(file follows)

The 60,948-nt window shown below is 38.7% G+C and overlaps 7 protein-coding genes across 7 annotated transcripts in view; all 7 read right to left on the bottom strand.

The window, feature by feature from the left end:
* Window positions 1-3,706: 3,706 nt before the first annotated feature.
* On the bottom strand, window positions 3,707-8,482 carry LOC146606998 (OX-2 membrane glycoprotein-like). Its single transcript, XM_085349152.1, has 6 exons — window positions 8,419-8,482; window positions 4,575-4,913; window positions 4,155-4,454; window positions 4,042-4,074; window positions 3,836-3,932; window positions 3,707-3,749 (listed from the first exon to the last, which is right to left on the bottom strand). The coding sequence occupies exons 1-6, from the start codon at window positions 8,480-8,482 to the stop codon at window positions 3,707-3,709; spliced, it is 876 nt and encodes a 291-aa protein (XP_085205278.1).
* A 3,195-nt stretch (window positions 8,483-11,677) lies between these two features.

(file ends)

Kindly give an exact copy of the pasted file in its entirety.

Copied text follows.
The 60,948-nt window shown below is 38.7% G+C and overlaps 7 protein-coding genes across 7 annotated transcripts in view; all 7 read right to left on the bottom strand.

The window, feature by feature from the left end:
* Window positions 1-3,706: 3,706 nt before the first annotated feature.
* On the bottom strand, window positions 3,707-8,482 carry LOC146606998 (OX-2 membrane glycoprotein-like). Its single transcript, XM_085349152.1, has 6 exons — window positions 8,419-8,482; window positions 4,575-4,913; window positions 4,155-4,454; window positions 4,042-4,074; window positions 3,836-3,932; window positions 3,707-3,749 (listed from the first exon to the last, which is right to left on the bottom strand). The coding sequence occupies exons 1-6, from the start codon at window positions 8,480-8,482 to the stop codon at window positions 3,707-3,709; spliced, it is 876 nt and encodes a 291-aa protein (XP_085205278.1).
* A 3,195-nt stretch (window positions 8,483-11,677) lies between these two features.